This is part of our coverage of the 2015 Seattle International Film Festival.
A measured, thoughtful samurai film set in the transition years between the fall of the Tokugawa Shogunate and the rapidly modernizing Meiji period, in 1860s Japan, Snow on the Blades follows a lone samurai’s quest for redemption as the world changes around him. Sporting the glossy sheen that’s become the dominant visual style of historical epics in recent years, every snowflake a brilliant white, every earth tone deep and rich, every camellia a signifier, it presents a sharp ideological break with its forebears, the contemplative samurai epics of the 1950s and 60s, most especially Masaki Kobayashi’s Harakiri (and its 2011 remake by Takashi Miike). Rejecting the simple one-to-one allegory of the samurai ethos as stand-in for the military dictatorship that so disastrously led Japan into World War II, director Setsurô Wakamatsu’s film seeks out a kind of middle ground, condemning the brutality at the heart of the code while extolling the heroism of the men and women who killed (themselves and others) to enforce it.
Kiichi Nakai plays Shimura Kingo, a master swordsman newly appointed as bodyguard to the Shogun’s First Minister. Notorious for his brutal repression of the samurai who oppose his moves toward modernization, the Minister quickly impresses Shimura with his demeanor, obsessed with poetry and birdsong and beauty (the ultimate samurai ideal: trained killers who love flowers). However, The Minister is quickly assassinated and Shimura, having disgracefully survived the attack, is tasked with hunting down any remaining assassins and killing them. Only then while he have regained enough honor to commit suicide. Shimura doggedly pursues this task for the next 13 years.
Skipping ahead via titles and montage, we find ourselves in 1874, the Shogunate having been dissolved and the Emperor reasserting power in a vast modernization campaign, one which will transform Japan from what had been a state purposefully frozen as a 17th Century feudal system into one of the most powerful industrial nations on the planet in only a few short decades. All the samurai traditions: the clothes, the hair, the clan structures, have been swept away in the face of Westernization, yet Shimura continues his anachronistic quest. The bulk of the film alternates between him and the object of his search, the last remaining killer now working under an assumed name as a rickshaw man, single but very attached to the widow next-door and her adorable little daughter.
Rather than a tale of bloody revenge, then, Snow on the Blades is almost entirely a meditation on the meaning of the samurai tradition in the modern world. In the post-war years and beyond, that tradition has almost always served as a stand-in for contemporary concerns, most specifically the sense of national shame and outrage over the ideologies that led to war. That government had deliberately simplified and reified the samurai way of life as a Nationalist ideal, it’s how they convinced men that flying their planes into enemy ships was a noble idea. But Wakamatsu retreats from that simple correspondence. There is certainly a sense of the futility and pointlessness of Shimura’s quest, the waste of his life and a clear assertion that he and his wife would be better off if he moved on with the times (Wakamatsu’s focus on the impact of the samurai life on women is a notable new addition to the genre, and provides an air of lightness and deflating humor to what is often a dour tale). But there is nonetheless a deep respect for his quixotic pursuit, his doggedness in the face of change and a reverence for the traditional and forms of the old world. This goes so far as to demonstrate an all-encompassing respect for the perpetrators of the assassination. As one somewhat helpful official tells Shimura: though they were ultimately on the wrong side of history, they were at least acting out of a sense of patriotism, for the good of the nation, and thus deserving of honor. That this valuation of patriotism over the morality of assassination is a germ of the Nationalism that would come to dominate Japanese politics in the first half of the next century is left unspoken.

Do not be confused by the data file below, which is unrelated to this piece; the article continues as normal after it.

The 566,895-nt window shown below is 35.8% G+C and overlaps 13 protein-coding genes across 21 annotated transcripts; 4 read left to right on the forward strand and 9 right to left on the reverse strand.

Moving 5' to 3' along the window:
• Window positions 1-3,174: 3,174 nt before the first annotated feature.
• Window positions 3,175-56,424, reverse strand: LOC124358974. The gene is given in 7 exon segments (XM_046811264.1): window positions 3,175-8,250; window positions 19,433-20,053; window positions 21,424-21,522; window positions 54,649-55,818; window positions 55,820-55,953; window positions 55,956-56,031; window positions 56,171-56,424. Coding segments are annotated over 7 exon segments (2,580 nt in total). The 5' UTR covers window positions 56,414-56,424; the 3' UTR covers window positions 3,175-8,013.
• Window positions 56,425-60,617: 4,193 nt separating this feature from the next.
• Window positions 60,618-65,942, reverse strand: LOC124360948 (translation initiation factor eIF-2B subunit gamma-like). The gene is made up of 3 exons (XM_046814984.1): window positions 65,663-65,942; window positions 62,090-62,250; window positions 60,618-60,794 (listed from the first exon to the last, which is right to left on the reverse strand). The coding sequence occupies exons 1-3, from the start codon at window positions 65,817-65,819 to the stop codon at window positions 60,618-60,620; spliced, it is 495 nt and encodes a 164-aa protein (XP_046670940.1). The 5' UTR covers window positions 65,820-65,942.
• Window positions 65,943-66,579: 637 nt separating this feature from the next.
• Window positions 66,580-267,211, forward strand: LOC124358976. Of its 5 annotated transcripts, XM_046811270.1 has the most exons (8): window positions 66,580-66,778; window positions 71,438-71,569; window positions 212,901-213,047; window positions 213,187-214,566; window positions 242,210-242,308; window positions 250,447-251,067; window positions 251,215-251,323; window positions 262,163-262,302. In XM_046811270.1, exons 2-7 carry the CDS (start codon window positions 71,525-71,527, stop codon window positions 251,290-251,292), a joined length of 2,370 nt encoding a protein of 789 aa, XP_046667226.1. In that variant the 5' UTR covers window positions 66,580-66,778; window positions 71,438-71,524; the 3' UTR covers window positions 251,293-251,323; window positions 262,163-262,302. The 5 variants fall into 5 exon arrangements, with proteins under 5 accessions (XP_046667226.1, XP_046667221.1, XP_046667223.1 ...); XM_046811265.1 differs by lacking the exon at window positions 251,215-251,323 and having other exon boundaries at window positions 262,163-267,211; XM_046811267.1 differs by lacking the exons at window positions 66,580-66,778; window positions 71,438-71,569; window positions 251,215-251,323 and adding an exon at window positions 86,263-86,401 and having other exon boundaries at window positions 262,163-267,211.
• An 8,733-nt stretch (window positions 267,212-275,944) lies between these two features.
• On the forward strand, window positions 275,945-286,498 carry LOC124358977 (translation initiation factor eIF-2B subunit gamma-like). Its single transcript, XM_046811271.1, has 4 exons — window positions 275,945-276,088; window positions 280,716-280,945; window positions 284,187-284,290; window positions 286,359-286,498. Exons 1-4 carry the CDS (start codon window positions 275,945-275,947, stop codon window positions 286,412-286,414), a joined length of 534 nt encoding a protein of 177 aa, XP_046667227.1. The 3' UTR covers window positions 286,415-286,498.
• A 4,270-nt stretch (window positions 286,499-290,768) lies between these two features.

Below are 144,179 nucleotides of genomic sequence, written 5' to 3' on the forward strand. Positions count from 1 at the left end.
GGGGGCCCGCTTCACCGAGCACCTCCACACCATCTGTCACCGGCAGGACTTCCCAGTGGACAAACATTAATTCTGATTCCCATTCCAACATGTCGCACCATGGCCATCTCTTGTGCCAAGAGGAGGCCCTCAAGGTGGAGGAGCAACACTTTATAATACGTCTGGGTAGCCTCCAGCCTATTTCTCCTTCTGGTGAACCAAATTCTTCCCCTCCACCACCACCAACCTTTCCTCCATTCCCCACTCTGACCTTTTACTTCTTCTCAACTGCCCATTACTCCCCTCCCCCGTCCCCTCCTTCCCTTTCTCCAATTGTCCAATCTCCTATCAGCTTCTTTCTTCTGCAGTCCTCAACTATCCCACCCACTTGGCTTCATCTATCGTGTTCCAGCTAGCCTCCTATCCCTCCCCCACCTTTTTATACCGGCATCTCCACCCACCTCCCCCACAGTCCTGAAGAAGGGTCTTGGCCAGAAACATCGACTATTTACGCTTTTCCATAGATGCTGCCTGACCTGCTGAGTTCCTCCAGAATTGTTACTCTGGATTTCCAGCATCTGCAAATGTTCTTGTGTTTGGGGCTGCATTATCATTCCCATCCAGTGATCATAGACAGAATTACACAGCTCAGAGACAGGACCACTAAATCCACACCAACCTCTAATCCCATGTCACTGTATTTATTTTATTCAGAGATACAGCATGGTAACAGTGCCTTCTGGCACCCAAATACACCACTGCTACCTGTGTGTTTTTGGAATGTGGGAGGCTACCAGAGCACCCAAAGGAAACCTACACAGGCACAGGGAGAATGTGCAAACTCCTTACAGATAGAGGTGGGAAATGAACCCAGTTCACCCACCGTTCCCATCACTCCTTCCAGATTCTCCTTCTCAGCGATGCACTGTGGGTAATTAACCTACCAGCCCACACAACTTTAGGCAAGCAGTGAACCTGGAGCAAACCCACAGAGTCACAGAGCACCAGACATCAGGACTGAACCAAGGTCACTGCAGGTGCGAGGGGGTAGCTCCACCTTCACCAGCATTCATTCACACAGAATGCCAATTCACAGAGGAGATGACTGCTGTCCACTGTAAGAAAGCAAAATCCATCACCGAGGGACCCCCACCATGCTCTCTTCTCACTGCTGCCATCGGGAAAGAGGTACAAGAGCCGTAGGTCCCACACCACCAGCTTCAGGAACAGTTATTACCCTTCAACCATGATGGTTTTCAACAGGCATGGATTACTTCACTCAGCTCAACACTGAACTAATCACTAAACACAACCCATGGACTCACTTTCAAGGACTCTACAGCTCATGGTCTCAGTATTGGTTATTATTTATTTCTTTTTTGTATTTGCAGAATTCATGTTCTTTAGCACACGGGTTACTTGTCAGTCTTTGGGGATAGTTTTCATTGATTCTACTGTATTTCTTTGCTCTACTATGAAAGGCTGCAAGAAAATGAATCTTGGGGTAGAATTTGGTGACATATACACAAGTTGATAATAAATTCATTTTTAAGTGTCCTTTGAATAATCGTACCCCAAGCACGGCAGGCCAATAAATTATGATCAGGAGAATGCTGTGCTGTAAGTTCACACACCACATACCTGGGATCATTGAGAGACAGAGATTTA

As with Tsui Hark’s The Taking of Tiger Mountain, the ideological and political signifiers of the past are being swept away in this new era of historical epic. Beneath an onslaught of digital and digital-enhanced imagery, filmmakers are envisioning a past free from the previous generations’ commitments, erasing old distinctions in favor of pure spectacle and emotion. While Tsui highlights and questions that ideological hollowness, Snow on the Blades takes a more simple “everyone has the reasons” approach, a focus on the human impact of broad social changes, that risks erasing or at least pasting over important moral and political distinctions with rich sounds and images and the romantic syrup of a Joe Hisaishi score.
Snow on the Blades plays Saturday May 16 at the Egyptian, Sunday May 17 at the Harvard Exit and Monday May 18 at the Lincoln Square.